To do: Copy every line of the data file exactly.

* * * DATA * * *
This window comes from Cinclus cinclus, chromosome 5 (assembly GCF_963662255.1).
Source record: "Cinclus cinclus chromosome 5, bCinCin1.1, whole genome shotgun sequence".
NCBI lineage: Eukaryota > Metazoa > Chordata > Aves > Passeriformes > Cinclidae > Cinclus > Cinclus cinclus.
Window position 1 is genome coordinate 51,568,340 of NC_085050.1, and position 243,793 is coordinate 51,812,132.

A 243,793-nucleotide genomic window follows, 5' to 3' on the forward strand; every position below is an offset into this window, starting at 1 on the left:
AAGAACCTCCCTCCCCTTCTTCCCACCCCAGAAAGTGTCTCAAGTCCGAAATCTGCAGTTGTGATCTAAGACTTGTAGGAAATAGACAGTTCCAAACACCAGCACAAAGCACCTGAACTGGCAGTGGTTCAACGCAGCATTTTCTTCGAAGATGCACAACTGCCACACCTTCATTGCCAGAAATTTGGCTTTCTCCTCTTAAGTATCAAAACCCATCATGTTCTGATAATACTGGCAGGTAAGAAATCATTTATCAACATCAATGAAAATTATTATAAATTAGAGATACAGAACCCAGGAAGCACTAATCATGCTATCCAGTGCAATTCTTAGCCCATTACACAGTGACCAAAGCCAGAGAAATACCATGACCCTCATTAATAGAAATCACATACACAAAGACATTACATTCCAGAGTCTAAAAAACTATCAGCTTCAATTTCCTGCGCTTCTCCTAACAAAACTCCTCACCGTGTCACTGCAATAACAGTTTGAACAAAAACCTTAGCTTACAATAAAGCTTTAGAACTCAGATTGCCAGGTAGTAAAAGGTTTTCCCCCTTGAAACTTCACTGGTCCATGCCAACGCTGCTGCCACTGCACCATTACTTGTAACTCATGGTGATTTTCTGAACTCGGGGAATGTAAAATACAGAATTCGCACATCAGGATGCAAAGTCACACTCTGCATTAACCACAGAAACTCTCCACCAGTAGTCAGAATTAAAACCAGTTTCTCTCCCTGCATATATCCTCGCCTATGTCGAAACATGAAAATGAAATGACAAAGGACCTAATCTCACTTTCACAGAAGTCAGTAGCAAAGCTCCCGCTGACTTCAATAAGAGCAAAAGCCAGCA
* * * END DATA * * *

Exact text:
This window comes from Cinclus cinclus, chromosome 5 (assembly GCF_963662255.1).
Source record: "Cinclus cinclus chromosome 5, bCinCin1.1, whole genome shotgun sequence".
NCBI lineage: Eukaryota > Metazoa > Chordata > Aves > Passeriformes > Cinclidae > Cinclus > Cinclus cinclus.
Window position 1 is genome coordinate 51,568,340 of NC_085050.1, and position 243,793 is coordinate 51,812,132.

A 243,793-nucleotide genomic window follows, 5' to 3' on the forward strand; every position below is an offset into this window, starting at 1 on the left:
AAGAACCTCCCTCCCCTTCTTCCCACCCCAGAAAGTGTCTCAAGTCCGAAATCTGCAGTTGTGATCTAAGACTTGTAGGAAATAGACAGTTCCAAACACCAGCACAAAGCACCTGAACTGGCAGTGGTTCAACGCAGCATTTTCTTCGAAGATGCACAACTGCCACACCTTCATTGCCAGAAATTTGGCTTTCTCCTCTTAAGTATCAAAACCCATCATGTTCTGATAATACTGGCAGGTAAGAAATCATTTATCAACATCAATGAAAATTATTATAAATTAGAGATACAGAACCCAGGAAGCACTAATCATGCTATCCAGTGCAATTCTTAGCCCATTACACAGTGACCAAAGCCAGAGAAATACCATGACCCTCATTAATAGAAATCACATACACAAAGACATTACATTCCAGAGTCTAAAAAACTATCAGCTTCAATTTCCTGCGCTTCTCCTAACAAAACTCCTCACCGTGTCACTGCAATAACAGTTTGAACAAAAACCTTAGCTTACAATAAAGCTTTAGAACTCAGATTGCCAGGTAGTAAAAGGTTTTCCCCCTTGAAACTTCACTGGTCCATGCCAACGCTGCTGCCACTGCACCATTACTTGTAACTCATGGTGATTTTCTGAACTCGGGGAATGTAAAATACAGAATTCGCACATCAGGATGCAAAGTCACACTCTGCATTAACCACAGAAACTCTCCACCAGTAGTCAGAATTAAAACCAGTTTCTCTCCCTGCATATATCCTCGCCTATGTCGAAACATGAAAATGAAATGACAAAGGACCTAATCTCACTTTCACAGAAGTCAGTAGCAAAGCTCCCGCTGACTTCAATAAGAGCAAAAGCCAGCA